Determinants of investment under incentive regulation: the case of the Norwegian electricity distribution networks
Investment in electricity networks, as regulated natural monopolies, is among the highest regulatory and energy policy priorities. Electricity sector regulators adopt different incentive mechanisms to ensure that the firms undertake sufficient investment to maintain and modernize the grid. Thus, an effective regulatory treatment of investment requires an understanding of the response of companies to the regulatory incentives. This article analyses the determinants of investment in electricity distribution networks using a panel dataset of 129 Norwegian companies observed from 2004 to 2010. A Bayesian model averaging approach is used to provide a robust statistical inference by taking into account the uncertainties around model selection and estimation. The results show that three factors drive nearly all network investments: investment rate in previous period, socioeconomic costs of energy not supplied, and useful life of assets. The results indicate that Norwegian companies have, to some degree, responded to the investment incentives provided by the regulatory framework. However, some of the incentives do not appear to be effective in driving investments.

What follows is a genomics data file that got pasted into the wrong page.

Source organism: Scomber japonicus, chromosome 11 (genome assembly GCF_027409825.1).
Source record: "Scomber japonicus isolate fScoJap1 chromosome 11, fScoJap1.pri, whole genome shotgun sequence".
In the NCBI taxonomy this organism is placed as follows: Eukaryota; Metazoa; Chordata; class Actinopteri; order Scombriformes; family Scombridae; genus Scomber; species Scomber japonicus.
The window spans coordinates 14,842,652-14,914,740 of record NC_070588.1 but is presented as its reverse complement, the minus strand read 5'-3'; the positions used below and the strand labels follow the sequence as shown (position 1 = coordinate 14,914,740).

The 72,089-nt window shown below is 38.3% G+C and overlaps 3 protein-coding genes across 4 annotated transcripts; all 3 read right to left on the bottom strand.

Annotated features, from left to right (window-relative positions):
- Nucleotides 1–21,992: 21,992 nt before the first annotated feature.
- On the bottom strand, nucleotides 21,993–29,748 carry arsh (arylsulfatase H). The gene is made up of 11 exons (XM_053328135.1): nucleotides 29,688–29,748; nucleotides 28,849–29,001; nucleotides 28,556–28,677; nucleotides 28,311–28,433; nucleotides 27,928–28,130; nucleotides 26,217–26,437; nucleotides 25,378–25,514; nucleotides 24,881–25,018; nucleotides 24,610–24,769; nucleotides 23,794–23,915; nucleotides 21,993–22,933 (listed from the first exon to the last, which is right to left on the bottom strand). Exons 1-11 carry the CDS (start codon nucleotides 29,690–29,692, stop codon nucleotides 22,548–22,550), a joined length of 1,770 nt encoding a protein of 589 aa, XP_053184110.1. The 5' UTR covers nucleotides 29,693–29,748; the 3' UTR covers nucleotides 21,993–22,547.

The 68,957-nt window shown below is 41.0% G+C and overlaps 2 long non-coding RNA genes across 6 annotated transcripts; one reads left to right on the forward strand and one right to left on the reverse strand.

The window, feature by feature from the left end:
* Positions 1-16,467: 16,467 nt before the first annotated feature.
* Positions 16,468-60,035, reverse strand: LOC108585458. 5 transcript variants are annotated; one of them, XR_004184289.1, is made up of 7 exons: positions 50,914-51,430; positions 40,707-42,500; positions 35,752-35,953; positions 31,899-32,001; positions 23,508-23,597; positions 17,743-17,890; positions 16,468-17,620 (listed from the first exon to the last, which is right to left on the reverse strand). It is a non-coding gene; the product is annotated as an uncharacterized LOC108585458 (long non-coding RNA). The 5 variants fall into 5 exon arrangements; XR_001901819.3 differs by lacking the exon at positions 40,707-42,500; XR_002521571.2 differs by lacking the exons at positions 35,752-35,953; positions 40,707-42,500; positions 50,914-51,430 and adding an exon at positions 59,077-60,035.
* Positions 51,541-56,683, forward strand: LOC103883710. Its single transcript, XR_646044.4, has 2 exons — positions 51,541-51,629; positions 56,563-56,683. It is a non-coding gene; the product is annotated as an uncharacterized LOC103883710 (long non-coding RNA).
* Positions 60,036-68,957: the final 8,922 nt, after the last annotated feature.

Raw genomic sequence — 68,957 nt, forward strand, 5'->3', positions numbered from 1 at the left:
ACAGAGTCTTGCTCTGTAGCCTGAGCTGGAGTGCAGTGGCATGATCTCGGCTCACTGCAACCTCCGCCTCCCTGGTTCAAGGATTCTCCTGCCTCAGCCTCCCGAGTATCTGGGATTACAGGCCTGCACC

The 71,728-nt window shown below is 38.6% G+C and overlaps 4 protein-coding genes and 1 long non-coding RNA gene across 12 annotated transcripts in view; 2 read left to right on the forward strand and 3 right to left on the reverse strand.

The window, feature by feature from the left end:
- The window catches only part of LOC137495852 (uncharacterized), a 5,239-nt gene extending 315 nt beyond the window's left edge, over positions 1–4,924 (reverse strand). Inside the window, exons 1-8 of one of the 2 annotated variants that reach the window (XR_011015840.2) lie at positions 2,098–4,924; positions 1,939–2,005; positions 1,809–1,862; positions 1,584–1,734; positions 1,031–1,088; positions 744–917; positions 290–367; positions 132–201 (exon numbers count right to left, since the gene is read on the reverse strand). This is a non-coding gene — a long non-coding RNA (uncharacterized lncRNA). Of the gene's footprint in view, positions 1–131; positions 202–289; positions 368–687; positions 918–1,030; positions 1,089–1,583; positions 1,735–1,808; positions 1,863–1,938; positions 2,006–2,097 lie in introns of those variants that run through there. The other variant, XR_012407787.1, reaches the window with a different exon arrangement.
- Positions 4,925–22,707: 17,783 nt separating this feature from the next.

Poudineh, R. and Jamasb, T. (2016). ‘Determinants of investment under incentive regulation: the case of the Norwegian electricity distribution networks’, Energy Economics, 53, 193–202.